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The changing face of technology in the COVID-19 pandemic

View profile for Tracey Dickens
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The changing face of technology in the COVID-19 pandemic

In these turbulent times, companies are embracing technology to ensure that they are able to operate. However, many companies are rushing to introduce new technology and infrastructure without conducting due diligence or ensuring essential cyber security is put in place. This stores up potential problems that may become disputes in the future.

Companies are assessing their technology requirements during these unprecedented times and are adapting their company strategy. Many companies have looked at their immediate requirements already. However, many are now considering the next requirements and what their company will need after a sense of normality is returned.

Companies are conducting reviews of their technological needs. This might include an evaluation of what can be moved online, moved to the cloud, digitised, or accessed remotely. Some technology will already be in place but may need to be adapted to different use, for example, remote access.

Mitigating the risks of using of existing technology

Some companies may have existing technology that can be used to cope with the effects of COVID-19. However, many companies are having to rely on this technology more. It is essential that companies have a review of the terms and conditions. There might be restrictions to numbers of users, locations it can be used in, access requirements and security.

You might be using an existing infrastructure in a different or increased way due to COVID-19. If this is not permitted under the licence, you might be breaching the terms of your agreement and could face litigation or penalties. Software and data providers are, at present, focused on their company needs and the increased demand for their solutions. There will come a time when they will focus on licence deployment, particularly if their sales revenue is hit in any ensuing economic downturn.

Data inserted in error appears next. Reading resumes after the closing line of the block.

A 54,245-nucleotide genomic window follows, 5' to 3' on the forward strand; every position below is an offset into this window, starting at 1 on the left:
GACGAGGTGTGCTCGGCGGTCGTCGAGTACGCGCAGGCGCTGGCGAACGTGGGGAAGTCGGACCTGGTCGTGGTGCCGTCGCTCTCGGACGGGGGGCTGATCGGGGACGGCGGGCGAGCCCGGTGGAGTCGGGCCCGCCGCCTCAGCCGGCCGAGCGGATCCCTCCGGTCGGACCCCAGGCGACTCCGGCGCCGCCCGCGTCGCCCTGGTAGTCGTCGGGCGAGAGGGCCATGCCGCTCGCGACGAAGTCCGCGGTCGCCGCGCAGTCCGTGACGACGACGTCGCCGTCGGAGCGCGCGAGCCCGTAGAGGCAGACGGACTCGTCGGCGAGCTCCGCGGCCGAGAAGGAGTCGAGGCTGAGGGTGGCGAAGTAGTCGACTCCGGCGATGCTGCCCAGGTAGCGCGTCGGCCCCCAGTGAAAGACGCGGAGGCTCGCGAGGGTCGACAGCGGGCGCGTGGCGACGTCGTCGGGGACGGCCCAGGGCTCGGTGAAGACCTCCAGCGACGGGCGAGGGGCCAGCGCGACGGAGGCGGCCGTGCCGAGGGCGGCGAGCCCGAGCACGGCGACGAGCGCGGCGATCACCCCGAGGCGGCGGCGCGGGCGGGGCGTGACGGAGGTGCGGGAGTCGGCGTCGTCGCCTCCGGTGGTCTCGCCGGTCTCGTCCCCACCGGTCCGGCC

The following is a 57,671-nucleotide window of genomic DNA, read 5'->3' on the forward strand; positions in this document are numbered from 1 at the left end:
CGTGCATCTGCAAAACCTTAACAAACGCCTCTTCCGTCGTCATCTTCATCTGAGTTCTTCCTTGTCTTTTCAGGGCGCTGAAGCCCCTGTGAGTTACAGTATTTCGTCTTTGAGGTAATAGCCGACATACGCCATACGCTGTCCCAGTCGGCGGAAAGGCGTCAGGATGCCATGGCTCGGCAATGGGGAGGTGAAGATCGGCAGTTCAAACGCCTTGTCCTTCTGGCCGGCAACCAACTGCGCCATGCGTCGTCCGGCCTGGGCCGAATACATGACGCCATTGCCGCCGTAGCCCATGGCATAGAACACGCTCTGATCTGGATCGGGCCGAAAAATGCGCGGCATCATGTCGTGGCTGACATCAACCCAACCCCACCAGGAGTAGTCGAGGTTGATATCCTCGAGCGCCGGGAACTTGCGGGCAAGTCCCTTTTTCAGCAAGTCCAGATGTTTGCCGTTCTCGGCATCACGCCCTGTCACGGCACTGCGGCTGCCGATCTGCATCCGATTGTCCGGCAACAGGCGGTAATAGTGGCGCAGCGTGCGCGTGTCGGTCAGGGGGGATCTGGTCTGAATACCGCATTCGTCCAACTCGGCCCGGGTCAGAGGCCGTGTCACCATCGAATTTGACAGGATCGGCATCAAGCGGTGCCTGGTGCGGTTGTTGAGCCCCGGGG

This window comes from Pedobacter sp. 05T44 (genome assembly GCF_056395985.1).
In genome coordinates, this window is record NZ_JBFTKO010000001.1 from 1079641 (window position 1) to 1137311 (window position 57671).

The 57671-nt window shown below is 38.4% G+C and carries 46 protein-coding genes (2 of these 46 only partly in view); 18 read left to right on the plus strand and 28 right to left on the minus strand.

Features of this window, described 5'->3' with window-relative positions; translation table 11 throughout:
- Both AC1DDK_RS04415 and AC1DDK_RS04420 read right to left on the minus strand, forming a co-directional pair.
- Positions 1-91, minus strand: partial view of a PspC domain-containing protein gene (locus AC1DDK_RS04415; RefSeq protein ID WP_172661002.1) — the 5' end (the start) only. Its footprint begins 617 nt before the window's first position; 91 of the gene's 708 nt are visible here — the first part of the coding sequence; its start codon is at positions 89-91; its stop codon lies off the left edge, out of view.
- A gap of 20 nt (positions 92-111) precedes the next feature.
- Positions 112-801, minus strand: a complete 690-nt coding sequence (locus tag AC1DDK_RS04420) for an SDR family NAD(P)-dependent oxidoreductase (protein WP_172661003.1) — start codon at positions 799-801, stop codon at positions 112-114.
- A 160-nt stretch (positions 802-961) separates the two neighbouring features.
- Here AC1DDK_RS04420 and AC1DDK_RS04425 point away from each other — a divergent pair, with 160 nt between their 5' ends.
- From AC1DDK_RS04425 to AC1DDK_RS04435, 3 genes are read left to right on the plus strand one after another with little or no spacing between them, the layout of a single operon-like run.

Where over-deployment is identified, the provider can require the customer to pay back fees. Such fees could be higher than the contractually negotiated licence fees. Back fees will be claimed throughout the period of overuse, potentially going back six years. Additionally, the provider might have the right to withdraw the technology from your use.

Risks with purchasing new technology

In the current crisis, many companies have procured technology on an urgent timeline. Many companies have been unable to carry out the necessary due diligence or ensure that their contracts contain the right protections, due to the market conditions and the demand of new technology being at a record high.

Companies should consider checking that they have the correct rights to use the products in their terms and conditions. This will ensure that at a later date they are not stung with litigation or the removal of the essential products. Additionally, companies might find it necessary to ask providers for proof of ownership of source code, or for a source code to be held in escrow and non-revocable licences to be given.  

If you are considering purchasing new technology and would like to talk about what you want to achieve and protect, please contact me on 01206 217380 or tracey.dickens@birkettlong.co.uk. I can also help if you are worried that your existing technology use might be in breach of your licence.

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